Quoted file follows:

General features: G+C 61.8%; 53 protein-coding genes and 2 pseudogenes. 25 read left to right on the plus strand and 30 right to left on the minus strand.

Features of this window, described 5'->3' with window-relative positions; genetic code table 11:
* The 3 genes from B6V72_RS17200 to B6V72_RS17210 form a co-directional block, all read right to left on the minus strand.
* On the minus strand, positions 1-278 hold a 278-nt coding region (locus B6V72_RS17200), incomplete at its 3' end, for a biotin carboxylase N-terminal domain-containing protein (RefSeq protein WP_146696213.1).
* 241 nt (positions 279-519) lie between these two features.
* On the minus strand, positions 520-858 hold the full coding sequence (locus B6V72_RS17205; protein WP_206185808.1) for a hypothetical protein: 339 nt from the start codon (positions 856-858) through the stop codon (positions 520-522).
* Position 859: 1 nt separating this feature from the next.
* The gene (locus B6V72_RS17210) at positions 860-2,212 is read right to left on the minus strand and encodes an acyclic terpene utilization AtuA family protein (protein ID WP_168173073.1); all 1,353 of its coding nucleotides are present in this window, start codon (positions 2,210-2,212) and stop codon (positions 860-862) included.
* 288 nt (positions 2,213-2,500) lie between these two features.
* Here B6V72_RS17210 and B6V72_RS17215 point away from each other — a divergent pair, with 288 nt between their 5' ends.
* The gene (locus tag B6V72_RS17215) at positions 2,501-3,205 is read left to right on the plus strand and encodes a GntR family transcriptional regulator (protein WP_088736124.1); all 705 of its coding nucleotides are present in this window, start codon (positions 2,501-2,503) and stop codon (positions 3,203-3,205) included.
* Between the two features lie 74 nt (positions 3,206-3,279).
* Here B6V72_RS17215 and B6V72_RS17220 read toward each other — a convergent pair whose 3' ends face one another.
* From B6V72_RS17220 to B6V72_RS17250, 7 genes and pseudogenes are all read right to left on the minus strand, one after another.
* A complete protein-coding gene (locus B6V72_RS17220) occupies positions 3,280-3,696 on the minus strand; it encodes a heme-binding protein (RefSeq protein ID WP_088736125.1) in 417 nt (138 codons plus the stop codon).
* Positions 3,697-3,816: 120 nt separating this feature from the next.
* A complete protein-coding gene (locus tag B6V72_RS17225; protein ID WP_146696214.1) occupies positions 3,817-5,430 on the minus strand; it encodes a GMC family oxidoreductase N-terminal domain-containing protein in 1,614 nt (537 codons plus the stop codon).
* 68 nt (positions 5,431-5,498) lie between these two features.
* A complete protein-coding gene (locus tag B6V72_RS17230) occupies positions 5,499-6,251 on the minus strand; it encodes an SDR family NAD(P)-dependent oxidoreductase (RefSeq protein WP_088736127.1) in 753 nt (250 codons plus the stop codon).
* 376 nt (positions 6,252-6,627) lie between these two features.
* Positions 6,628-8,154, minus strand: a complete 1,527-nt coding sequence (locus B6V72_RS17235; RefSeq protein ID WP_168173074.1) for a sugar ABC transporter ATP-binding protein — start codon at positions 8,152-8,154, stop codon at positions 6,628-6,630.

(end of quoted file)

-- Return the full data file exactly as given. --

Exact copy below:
General features: G+C 61.8%; 53 protein-coding genes and 2 pseudogenes. 25 read left to right on the plus strand and 30 right to left on the minus strand.

Features of this window, described 5'->3' with window-relative positions; genetic code table 11:
* The 3 genes from B6V72_RS17200 to B6V72_RS17210 form a co-directional block, all read right to left on the minus strand.
* On the minus strand, positions 1-278 hold a 278-nt coding region (locus B6V72_RS17200), incomplete at its 3' end, for a biotin carboxylase N-terminal domain-containing protein (RefSeq protein WP_146696213.1).
* 241 nt (positions 279-519) lie between these two features.
* On the minus strand, positions 520-858 hold the full coding sequence (locus B6V72_RS17205; protein WP_206185808.1) for a hypothetical protein: 339 nt from the start codon (positions 856-858) through the stop codon (positions 520-522).
* Position 859: 1 nt separating this feature from the next.
* The gene (locus B6V72_RS17210) at positions 860-2,212 is read right to left on the minus strand and encodes an acyclic terpene utilization AtuA family protein (protein ID WP_168173073.1); all 1,353 of its coding nucleotides are present in this window, start codon (positions 2,210-2,212) and stop codon (positions 860-862) included.
* 288 nt (positions 2,213-2,500) lie between these two features.
* Here B6V72_RS17210 and B6V72_RS17215 point away from each other — a divergent pair, with 288 nt between their 5' ends.
* The gene (locus tag B6V72_RS17215) at positions 2,501-3,205 is read left to right on the plus strand and encodes a GntR family transcriptional regulator (protein WP_088736124.1); all 705 of its coding nucleotides are present in this window, start codon (positions 2,501-2,503) and stop codon (positions 3,203-3,205) included.
* Between the two features lie 74 nt (positions 3,206-3,279).
* Here B6V72_RS17215 and B6V72_RS17220 read toward each other — a convergent pair whose 3' ends face one another.
* From B6V72_RS17220 to B6V72_RS17250, 7 genes and pseudogenes are all read right to left on the minus strand, one after another.
* A complete protein-coding gene (locus B6V72_RS17220) occupies positions 3,280-3,696 on the minus strand; it encodes a heme-binding protein (RefSeq protein ID WP_088736125.1) in 417 nt (138 codons plus the stop codon).
* Positions 3,697-3,816: 120 nt separating this feature from the next.
* A complete protein-coding gene (locus tag B6V72_RS17225; protein ID WP_146696214.1) occupies positions 3,817-5,430 on the minus strand; it encodes a GMC family oxidoreductase N-terminal domain-containing protein in 1,614 nt (537 codons plus the stop codon).
* 68 nt (positions 5,431-5,498) lie between these two features.
* A complete protein-coding gene (locus tag B6V72_RS17230) occupies positions 5,499-6,251 on the minus strand; it encodes an SDR family NAD(P)-dependent oxidoreductase (RefSeq protein WP_088736127.1) in 753 nt (250 codons plus the stop codon).
* 376 nt (positions 6,252-6,627) lie between these two features.
* Positions 6,628-8,154, minus strand: a complete 1,527-nt coding sequence (locus B6V72_RS17235; RefSeq protein ID WP_168173074.1) for a sugar ABC transporter ATP-binding protein — start codon at positions 8,152-8,154, stop codon at positions 6,628-6,630.